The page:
DALE LAURIN is an Aesthetic Realism Consultant and a New York State registered architect. A team leader in the architecture/engineering division of the New York City Department of Design and Construction (DDC), he reviews a wide range of public projects from libraries and courthouses to firehouses and detention centers as part of the city’s Excellence in Design initiative.
Prior to DDC, Mr. Laurin worked as designer, planner, and project manager for The Eggers Group, one of New York’s oldest firms (architects for The National Gallery, U.S. Treasury Building, and the Jefferson Memorial), and for its successor firm, Hillier Architects and Planners. He was part of the design team for the award-winning Cogeneration Facility at JFK International Airport, and his entry won a competition for the design of Valle Arriba Athletic Club in Caracas, Venezuela.
Among the projects he completed as an associate of Urbane Architects were a master plan study for Columbia University’s School of Nursing, and row houses in Bedford-Stuyvesant, Brooklyn, for Habitat for Humanity NYC.
He has given presentations at several national conferences of the National Intramural and Recreational Sports Association (NIRSA), in Louisville, Salt Lake City, and Philadelphia, speaking on aspects of sports facility design. His design for the National World War II Memorial—inspired by what he learned about the meaning of the war from Aesthetic Realism—was featured in exhibitions at the Terrain Gallery and Mellon Auditorium in Washington, DC. His photographs have also been exhibited at the Terrain, where he is proud to be a coordinator, assisting in the curating, organizing, and hanging of shows.
With his colleagues, Consultant Ken Kimmelman, filmmaker, and associates Anthony Romeo, architect, and Barbara Buehler, NYC planner—who is Mr. Laurin’s wife—he has given the groundbreaking presentation “Housing: a Basic Right, an Urgent Need, a National Priority—Aesthetic Realism Explains the Cause of America’s Housing Crisis and the Solution!” at national conferences of the American Institute of Architects in Philadelphia, the National Student Campaign Against Hunger and Homelessness at the University of Maryland, the Campus Outreach Opportunity League (COOL) at Harvard, and at the New York Anti-Hunger League at New York University, as well as Vassar, Pace, Sacred Heart University, and others.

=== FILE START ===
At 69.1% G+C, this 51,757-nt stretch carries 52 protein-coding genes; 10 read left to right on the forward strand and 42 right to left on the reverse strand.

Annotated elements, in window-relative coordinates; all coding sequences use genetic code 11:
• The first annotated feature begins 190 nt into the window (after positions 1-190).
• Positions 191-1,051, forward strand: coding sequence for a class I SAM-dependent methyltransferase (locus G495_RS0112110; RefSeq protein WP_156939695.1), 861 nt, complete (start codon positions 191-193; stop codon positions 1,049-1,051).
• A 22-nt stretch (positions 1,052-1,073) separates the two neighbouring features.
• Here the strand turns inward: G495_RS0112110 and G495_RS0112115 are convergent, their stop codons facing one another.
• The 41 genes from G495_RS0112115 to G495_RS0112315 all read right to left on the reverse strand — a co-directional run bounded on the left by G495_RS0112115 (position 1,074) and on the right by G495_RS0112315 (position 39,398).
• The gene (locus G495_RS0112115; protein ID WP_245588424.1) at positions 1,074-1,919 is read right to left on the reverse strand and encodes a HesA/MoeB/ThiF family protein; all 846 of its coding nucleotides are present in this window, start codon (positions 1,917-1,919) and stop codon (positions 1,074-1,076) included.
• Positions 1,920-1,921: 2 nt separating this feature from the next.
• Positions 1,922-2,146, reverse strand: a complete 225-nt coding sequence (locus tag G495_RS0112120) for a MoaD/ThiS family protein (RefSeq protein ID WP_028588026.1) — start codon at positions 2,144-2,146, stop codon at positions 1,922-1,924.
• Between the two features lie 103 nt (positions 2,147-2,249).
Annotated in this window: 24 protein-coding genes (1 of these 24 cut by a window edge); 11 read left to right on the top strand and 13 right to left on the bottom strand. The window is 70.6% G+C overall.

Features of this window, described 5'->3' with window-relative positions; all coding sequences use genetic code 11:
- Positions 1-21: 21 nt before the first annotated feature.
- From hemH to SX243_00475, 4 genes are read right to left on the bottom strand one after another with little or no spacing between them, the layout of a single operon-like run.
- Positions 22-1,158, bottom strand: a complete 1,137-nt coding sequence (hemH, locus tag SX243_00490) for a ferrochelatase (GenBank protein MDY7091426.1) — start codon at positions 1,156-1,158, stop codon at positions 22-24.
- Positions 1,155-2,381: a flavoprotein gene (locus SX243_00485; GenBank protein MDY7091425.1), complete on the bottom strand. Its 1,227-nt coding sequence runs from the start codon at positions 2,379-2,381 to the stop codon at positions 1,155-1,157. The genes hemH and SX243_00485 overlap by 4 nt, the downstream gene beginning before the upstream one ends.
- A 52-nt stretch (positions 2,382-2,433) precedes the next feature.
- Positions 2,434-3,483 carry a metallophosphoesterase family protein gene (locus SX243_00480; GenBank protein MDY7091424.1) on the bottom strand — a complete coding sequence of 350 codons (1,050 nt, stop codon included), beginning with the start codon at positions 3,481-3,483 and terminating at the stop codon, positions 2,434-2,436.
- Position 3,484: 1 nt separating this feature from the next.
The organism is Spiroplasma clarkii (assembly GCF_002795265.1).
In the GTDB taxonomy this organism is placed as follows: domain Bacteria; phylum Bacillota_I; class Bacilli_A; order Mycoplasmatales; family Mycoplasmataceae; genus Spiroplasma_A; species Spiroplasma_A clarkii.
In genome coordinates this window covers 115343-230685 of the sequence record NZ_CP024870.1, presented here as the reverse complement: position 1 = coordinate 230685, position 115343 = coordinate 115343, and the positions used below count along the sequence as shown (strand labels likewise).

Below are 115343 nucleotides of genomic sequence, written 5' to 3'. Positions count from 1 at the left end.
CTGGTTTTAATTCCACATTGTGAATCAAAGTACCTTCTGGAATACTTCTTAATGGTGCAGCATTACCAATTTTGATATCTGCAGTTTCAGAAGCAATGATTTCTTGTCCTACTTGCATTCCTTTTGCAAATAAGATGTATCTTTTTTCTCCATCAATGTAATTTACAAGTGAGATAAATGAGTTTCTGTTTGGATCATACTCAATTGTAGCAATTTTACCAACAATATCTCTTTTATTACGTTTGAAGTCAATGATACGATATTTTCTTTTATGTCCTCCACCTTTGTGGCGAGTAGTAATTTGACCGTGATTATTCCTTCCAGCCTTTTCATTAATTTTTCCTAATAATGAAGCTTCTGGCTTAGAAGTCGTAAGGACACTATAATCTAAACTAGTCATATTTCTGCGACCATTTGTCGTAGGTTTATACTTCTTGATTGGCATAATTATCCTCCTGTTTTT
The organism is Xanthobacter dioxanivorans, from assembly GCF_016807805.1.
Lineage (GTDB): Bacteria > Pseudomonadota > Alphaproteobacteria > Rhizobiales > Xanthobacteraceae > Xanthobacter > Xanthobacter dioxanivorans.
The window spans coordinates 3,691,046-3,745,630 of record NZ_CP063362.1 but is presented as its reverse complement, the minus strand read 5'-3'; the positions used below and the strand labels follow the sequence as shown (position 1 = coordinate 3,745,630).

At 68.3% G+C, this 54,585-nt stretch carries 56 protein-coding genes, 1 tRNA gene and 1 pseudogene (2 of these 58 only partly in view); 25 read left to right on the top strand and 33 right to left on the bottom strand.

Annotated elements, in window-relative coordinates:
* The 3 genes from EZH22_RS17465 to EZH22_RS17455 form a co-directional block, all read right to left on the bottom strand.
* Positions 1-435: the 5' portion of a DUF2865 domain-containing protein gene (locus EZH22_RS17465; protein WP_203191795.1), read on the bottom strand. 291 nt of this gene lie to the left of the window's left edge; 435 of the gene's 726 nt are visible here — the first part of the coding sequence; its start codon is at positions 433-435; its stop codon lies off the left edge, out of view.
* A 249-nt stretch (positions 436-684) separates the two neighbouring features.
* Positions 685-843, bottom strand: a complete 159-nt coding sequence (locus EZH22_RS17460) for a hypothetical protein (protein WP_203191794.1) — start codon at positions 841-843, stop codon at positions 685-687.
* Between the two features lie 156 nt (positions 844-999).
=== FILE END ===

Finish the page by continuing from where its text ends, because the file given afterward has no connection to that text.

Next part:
In 2005, Dale Laurin joined the adjunct faculty of the City University of New York (CUNY) College of Technology, teaching Methods of Construction, and later, Architectural History. With Anthony Romeo and others, he has presented talks in a series titled “Architecture and You,” at numerous venues, including at City Tech as well as libraries throughout metropolitan New York City, and in Chicago and Racine, Wisconsin—where he and Mr. Romeo lectured on the life and work of Frank Lloyd Wright. Together they have given over 30 talks at Flushing Library, which has co-sponsored the “Architecture and You” series since 2005.
The series is based on a central principle of Aesthetic Realism—Eli Siegel’s pivotal showing that, “All beauty is a making one of opposites, and the making one of opposites is what we are going after in ourselves.” Talks Mr. Laurin has given in this series include: “Heaviness and Lightness in the Architecture of Santiago Calatrava and Ourselves!”; “Is It Intelligent to Need the World and People?—on Filippo Brunelleschi”; “Le Corbusier and the Fight between Coolness and Warmth in Every Person”; “Do We Know What’s Best in Ourselves, and What’s Worst?” on Francesco Borromini, and “True Individuality: How Can We Have It?” on Louis Sullivan.
Mr. Laurin graduated with a Bachelor of Architecture Degree (1973) from Carnegie-Mellon University, where he was awarded the Alpha Rho Chi medal for leadership and service. Concurrent with his early study of Aesthetic Realism, he earned a Master of Science in Historic Preservation (1977) from Columbia University’s Graduate School of Architecture, where he studied with the program’s founder, the noted architectural historian and preservationist, James Marston Fitch. While at Columbia, he worked for the Historic American Buildings Survey, documenting three landmark buildings at Sailors’ Snug Harbor in Staten Island, NY.
He is proud and grateful to have studied Aesthetic Realism in classes with Eli Siegel in 1978 and to continue his study in professional classes taught by the Chairman of Education, Ellen Reiss.